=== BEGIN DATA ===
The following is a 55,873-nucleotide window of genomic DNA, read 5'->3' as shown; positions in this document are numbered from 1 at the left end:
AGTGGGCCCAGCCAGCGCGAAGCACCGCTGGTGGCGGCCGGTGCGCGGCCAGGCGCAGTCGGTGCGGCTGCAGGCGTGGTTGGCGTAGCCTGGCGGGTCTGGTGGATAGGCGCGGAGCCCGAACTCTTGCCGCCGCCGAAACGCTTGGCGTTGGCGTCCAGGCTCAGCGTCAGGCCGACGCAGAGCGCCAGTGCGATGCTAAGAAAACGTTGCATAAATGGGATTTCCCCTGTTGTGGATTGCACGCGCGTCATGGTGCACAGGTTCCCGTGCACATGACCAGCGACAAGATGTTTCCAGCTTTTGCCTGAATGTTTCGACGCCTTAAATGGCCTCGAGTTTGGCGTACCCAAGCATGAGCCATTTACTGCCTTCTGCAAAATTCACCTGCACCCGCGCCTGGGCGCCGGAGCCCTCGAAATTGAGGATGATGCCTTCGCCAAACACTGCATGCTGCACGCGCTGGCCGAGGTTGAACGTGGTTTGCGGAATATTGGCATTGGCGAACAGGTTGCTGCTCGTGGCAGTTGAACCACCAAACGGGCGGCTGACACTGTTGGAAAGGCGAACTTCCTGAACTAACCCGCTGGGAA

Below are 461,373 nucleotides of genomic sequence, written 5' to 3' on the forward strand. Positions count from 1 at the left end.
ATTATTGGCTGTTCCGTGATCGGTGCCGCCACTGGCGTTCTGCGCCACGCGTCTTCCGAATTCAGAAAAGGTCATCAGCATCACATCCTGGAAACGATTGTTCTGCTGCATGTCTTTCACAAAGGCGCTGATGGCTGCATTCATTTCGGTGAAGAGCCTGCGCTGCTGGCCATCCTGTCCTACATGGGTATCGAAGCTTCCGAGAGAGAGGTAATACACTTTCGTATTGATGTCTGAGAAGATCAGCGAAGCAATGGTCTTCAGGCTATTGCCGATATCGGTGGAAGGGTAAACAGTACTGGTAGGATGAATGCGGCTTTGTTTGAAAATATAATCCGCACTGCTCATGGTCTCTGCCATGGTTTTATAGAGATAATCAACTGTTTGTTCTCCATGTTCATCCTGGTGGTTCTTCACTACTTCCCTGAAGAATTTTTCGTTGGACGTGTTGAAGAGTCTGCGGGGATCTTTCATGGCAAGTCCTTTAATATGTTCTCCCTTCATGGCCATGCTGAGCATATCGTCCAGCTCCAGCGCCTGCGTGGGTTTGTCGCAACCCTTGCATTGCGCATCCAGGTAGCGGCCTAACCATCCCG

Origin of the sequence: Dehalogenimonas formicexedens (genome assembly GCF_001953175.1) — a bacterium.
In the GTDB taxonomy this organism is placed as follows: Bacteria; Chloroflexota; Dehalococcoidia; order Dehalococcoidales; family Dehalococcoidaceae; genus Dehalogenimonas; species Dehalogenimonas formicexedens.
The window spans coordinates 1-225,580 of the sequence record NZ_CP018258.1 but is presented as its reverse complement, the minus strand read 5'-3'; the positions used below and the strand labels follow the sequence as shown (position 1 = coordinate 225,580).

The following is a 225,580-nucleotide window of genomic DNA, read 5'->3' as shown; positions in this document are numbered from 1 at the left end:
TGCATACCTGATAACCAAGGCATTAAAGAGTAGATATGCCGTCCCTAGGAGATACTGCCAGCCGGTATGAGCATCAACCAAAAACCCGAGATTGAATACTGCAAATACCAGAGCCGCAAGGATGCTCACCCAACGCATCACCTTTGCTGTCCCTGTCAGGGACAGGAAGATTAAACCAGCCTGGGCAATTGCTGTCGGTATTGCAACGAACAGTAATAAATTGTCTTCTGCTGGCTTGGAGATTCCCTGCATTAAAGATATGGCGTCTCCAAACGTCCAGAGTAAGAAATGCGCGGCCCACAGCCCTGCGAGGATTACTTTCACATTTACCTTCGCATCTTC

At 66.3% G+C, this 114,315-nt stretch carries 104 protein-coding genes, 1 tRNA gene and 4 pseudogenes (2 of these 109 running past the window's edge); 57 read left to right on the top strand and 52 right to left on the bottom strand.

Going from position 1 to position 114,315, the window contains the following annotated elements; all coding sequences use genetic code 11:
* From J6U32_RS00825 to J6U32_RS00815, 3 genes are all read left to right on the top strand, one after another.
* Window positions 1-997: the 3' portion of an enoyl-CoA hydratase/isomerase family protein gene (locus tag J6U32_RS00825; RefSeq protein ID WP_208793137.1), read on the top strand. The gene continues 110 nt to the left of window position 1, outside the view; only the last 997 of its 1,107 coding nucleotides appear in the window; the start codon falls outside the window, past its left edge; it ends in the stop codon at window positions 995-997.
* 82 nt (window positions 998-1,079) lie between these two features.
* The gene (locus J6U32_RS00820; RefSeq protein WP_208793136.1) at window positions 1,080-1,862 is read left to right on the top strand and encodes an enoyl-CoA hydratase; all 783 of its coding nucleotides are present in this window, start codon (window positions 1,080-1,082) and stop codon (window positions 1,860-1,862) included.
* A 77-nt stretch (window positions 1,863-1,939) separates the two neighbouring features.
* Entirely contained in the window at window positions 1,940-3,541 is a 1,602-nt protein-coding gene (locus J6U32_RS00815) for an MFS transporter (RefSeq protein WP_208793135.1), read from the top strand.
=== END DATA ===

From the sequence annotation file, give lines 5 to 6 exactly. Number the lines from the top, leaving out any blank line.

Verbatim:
Origin of the sequence: Dehalogenimonas formicexedens (genome assembly GCF_001953175.1) — a bacterium.
In the GTDB taxonomy this organism is placed as follows: Bacteria; Chloroflexota; Dehalococcoidia; order Dehalococcoidales; family Dehalococcoidaceae; genus Dehalogenimonas; species Dehalogenimonas formicexedens.